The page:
President Obama was slow off the mark in his first year, making fewer nomination than his predecessors, according to a Brookings Institution report. But the amount of time needed to win confirmation once nominations have been made has also risen dramatically.
Federal trial court vacancies are going up under President Obama, even as caseloads are rising. A Brookings Institution report released Friday shows that this is the first time in memory that a president three years into his first term has seen judicial vacancies rise.
The report shows that Obama has been slower to nominate trial judges, the Senate slower to confirm them, and at the same time a larger number of judges are retiring.
Authored by Russell Wheeler, the Brookings report shows that Obama was slow off the mark in his first year, making fewer nomination than his predecessors. But the amount of time needed to win confirmation once nominations have been made has also risen dramatically.
The report says that because of foot-dragging by Senate Republicans, trial court nominees waited on average seven months to win confirmation, though only nine of the 97 confirmed nominees had more than a handful of GOP votes actually cast against them.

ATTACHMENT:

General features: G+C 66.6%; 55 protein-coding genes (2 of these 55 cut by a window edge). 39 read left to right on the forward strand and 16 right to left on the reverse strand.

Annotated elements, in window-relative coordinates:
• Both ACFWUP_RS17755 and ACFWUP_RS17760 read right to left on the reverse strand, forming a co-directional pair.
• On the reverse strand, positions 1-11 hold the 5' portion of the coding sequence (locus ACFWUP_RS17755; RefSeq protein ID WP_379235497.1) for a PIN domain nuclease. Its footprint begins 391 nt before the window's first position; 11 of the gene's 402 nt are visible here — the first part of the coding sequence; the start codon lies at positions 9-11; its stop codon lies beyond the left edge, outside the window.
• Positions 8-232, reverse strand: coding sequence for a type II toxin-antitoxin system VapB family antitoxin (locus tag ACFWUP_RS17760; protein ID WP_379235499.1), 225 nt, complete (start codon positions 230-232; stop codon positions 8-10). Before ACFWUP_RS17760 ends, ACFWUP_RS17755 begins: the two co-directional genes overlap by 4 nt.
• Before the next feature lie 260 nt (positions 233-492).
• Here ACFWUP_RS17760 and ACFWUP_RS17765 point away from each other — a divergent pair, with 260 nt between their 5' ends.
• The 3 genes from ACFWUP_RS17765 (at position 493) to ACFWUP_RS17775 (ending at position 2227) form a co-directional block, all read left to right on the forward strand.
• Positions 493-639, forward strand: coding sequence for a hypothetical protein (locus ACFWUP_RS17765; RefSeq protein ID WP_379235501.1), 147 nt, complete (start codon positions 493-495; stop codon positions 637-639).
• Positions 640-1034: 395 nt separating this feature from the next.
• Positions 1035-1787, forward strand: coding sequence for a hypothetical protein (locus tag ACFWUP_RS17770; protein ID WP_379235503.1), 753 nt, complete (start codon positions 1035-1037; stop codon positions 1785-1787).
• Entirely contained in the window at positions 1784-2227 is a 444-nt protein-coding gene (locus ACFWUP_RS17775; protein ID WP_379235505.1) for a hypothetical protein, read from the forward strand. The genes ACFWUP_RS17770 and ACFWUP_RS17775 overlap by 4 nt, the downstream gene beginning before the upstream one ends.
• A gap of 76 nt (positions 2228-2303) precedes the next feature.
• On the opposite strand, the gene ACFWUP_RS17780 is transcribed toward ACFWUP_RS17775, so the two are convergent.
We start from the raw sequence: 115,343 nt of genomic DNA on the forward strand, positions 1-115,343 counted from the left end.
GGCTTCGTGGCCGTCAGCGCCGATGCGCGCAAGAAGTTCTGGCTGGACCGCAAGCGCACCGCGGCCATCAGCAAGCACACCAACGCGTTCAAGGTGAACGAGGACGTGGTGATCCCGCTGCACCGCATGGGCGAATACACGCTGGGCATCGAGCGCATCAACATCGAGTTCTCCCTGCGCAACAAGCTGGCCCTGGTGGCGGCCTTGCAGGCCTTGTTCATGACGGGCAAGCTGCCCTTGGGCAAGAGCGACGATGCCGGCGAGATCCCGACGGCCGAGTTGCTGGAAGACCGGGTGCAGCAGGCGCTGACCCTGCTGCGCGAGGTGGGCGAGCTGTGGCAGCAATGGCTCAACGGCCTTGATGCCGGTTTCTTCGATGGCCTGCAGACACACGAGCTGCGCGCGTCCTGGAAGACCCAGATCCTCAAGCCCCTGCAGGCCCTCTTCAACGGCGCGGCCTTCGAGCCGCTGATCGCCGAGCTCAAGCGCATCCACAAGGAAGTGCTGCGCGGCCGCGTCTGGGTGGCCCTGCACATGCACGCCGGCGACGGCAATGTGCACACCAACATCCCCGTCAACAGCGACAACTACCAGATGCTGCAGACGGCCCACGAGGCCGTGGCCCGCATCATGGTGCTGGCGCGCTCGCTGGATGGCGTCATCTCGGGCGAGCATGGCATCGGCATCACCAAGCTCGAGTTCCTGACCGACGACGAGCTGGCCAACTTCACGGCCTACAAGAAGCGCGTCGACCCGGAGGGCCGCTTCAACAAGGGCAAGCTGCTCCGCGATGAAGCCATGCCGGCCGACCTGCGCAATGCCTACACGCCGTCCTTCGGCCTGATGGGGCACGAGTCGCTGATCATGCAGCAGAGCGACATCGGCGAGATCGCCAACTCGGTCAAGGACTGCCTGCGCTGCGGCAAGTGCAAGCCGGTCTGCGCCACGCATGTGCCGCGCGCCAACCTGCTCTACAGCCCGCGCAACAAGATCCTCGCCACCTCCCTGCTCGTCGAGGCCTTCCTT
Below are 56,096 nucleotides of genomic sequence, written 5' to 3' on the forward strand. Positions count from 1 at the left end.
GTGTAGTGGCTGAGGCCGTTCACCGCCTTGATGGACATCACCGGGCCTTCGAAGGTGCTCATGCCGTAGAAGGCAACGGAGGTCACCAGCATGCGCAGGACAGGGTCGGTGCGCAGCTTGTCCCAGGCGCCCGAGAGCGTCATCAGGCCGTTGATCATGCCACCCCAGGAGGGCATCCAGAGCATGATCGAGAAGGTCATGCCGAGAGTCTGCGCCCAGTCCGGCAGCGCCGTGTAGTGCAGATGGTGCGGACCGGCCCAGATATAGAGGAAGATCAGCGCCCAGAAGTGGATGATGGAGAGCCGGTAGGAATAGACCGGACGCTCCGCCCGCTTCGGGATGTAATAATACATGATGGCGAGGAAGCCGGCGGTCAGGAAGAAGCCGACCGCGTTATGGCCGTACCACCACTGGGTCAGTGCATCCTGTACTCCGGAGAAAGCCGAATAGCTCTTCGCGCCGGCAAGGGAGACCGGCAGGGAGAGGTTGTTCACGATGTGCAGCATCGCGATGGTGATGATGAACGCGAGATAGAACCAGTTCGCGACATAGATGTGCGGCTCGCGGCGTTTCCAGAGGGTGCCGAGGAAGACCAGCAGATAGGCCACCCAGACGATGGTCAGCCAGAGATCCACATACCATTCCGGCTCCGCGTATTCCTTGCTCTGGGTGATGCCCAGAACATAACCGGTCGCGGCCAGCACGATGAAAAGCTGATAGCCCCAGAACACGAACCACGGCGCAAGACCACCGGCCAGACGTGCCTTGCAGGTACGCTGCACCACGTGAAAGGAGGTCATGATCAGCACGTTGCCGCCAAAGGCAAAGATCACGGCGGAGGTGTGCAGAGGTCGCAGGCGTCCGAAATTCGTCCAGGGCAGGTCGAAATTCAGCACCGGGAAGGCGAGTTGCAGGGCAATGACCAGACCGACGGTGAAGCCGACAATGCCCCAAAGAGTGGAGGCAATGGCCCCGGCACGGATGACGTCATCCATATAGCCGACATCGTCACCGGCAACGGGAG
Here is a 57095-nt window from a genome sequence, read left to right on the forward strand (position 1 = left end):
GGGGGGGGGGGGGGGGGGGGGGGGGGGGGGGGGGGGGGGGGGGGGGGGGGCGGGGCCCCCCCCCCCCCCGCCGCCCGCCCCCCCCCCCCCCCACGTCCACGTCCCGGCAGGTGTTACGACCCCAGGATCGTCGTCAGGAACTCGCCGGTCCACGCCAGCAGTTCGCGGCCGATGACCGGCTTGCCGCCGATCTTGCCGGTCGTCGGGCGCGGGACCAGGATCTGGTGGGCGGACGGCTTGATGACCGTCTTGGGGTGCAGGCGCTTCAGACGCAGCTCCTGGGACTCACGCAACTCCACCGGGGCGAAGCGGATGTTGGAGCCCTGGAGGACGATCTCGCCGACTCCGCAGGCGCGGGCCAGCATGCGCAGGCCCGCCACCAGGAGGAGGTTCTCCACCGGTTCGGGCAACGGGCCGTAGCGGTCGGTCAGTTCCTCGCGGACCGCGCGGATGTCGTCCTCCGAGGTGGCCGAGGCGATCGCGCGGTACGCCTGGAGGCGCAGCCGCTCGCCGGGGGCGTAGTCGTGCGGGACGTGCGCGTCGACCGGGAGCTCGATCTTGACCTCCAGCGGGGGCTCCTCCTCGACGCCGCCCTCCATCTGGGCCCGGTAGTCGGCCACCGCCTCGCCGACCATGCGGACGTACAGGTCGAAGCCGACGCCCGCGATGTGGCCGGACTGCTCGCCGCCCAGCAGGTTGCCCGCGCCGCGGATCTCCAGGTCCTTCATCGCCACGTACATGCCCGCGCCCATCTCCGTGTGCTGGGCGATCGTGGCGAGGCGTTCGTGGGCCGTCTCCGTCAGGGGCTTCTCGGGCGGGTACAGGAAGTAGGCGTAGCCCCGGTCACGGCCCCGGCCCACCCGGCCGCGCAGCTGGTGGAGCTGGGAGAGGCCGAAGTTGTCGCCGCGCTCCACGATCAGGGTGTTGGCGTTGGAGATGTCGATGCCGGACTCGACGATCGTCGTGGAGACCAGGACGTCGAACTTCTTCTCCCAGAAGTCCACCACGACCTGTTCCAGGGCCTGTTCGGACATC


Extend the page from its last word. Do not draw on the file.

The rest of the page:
Overall, more than a quarter of the 133 trial court nominees are still awaiting confirmation, meaning that the Obama confirmation rate for trial judges is substantially lower than for previous presidents.
Obama has been more successful in winning confirmation for appeals court nominees. The report shows that two-thirds of the Obama appeals court nominees have been confirmed. The figure is a bit lower than, but roughly comparable to, the appeals court confirmation rate in the George W. Bush and Clinton administrations. The report attributes the greater success rate to two factors — relatively conservative nominees, and the fact that Obama has not been quite as slow in making these nominations.
On the diversity front, the report shows Obama continuing and significantly enhancing a trend toward more women and minorities. President Eisenhower nominated all white men to the federal bench in his first three years. For Presidents Kennedy and Johnson, the figure was 93 percent white male; for President Nixon, 95 percent.
The first significant drop came during the first three years of the Carter administration, when the percentage of white males fell to 66 percent; it went up to 86 percent in the Reagan administration, fell to 73 percent for the first President Bush, then fell again to 53 percent under President Clinton. It rose to 66 percent white male for the second President Bush, and now, for the first time, in the Obama administration a majority of judicial nominees are either women or minorities, or both. Only 38 percent are white males.
Appointments of Asian-Americans have been particularly notable. Obama appointed fully one-third of the 24 Asian-Americans now sitting on the federal bench, and three more Asian-American nominations are pending.